The morning of Tuesday, April 12, 2016, was for opening ceremony of China-Nigeria Forum on Production Capacity and Investment Cooperation. It was organised by China-Africa Development Fund, alongside the Embassy of the Federal Republic of Nigeria in China. Venue was Meeting Hall of Diaouyutai State Guest House. The event drew a large number of participants from both China and Nigeria.
As usual, there were many speeches. Xu Shaoshi, Chairman of National Development and Reform Commission x-rayed the potentials of China in production capacity, saying the country sees Africa as potential for deepening production capacity.
Qian Hongshan, Assistant Minister of Ministry of Foreign Affairs, said China was the second largest economy in the world, and the third largest investing country, while Zheng Zhijie, President of China Development Bank, declared that Nigeria was the first country to have its leader visit, after the Forum of China Africa Cooperation, which held in Johannesbourg, South Africa, last December. China had pledged $60 billion aid for African countries in the next three years, at that event.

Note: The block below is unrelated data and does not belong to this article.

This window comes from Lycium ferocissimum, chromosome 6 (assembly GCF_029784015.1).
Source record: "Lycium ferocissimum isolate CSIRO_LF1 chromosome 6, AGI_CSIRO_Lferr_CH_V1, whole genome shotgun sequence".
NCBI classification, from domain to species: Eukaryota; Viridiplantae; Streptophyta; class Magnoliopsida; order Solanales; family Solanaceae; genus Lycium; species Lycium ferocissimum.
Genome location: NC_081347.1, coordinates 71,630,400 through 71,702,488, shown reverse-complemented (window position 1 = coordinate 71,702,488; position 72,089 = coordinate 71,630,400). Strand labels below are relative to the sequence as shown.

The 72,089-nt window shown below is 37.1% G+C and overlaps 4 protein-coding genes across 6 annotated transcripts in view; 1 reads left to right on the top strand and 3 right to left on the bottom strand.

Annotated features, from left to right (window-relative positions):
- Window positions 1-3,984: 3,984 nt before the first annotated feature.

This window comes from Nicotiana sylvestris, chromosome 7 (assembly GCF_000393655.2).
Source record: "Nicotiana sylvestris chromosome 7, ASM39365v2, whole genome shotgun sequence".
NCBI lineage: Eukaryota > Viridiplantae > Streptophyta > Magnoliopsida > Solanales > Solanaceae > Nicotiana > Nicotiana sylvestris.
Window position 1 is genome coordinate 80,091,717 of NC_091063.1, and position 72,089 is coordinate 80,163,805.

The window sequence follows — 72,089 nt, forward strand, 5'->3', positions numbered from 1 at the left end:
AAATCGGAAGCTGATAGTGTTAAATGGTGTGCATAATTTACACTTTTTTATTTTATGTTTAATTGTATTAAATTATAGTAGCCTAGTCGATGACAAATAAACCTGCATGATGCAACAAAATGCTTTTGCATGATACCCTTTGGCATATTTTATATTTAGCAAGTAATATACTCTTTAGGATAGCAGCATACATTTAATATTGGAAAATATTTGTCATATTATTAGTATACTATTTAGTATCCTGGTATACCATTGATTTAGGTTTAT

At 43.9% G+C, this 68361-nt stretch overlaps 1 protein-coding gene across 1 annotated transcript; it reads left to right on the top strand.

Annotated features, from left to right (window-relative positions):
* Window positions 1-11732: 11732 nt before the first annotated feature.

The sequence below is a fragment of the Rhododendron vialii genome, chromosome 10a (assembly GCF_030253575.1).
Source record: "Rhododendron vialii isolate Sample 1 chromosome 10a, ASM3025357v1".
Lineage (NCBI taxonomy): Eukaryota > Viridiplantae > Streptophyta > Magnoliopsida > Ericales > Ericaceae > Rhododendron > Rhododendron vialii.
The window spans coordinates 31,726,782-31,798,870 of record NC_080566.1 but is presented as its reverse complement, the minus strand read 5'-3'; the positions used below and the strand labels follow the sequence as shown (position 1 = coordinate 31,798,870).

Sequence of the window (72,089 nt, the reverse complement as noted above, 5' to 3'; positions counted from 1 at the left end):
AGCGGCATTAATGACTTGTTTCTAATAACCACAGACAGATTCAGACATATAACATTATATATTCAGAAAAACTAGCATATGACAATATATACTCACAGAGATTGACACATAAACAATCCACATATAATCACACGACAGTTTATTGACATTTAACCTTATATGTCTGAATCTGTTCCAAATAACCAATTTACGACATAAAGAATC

Our own Okechukwu Enelamah, Minister of Industry, Trade and Investment, noted:”The fact that President Muhammadu Buhari would be meeting both the President and Premier of China on this trip, shows the mutual respect between the two countries.” He said the fact that China was able to lift her citizens from poverty in one generation is something for Nigeria to admire and approximate.
“If China can do it, Nigeria can also do it,” Enelamah opined, adding: “Friendly business climate is key requirement for robust investment. We are working on improving Ease of Doing Business in Nigeria.”